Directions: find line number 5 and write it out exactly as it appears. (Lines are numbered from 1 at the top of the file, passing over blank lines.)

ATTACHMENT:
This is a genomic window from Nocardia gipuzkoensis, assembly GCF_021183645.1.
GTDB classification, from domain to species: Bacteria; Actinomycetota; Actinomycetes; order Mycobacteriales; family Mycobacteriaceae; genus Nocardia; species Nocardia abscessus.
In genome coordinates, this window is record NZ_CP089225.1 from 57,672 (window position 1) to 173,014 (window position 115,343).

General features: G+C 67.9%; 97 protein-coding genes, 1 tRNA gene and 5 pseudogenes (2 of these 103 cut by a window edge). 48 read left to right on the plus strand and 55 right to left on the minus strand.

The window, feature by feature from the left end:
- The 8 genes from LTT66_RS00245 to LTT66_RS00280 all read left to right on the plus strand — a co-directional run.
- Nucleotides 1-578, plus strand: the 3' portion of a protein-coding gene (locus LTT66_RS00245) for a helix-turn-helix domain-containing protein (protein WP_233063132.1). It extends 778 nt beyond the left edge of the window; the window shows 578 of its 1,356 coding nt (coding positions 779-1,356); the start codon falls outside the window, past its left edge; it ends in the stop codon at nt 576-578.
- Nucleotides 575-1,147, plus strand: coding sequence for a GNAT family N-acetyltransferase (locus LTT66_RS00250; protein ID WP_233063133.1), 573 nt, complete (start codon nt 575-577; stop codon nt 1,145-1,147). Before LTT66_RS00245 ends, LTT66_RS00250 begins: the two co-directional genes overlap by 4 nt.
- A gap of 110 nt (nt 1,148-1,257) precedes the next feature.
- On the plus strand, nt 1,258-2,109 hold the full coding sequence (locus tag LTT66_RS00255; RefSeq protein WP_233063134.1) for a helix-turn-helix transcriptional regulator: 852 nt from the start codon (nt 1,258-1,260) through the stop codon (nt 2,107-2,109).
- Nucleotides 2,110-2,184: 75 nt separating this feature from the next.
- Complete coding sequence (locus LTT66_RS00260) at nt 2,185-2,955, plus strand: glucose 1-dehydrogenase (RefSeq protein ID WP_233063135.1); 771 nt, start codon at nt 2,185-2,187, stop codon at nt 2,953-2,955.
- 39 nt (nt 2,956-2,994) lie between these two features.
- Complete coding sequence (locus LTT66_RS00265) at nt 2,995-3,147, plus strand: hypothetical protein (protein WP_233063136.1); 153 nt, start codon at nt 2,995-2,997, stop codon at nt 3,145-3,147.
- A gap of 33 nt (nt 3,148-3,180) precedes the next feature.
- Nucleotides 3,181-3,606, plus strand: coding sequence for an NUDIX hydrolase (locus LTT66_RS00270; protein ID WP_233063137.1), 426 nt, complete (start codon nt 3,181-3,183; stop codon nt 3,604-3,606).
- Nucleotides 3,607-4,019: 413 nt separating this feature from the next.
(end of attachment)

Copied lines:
The window, feature by feature from the left end: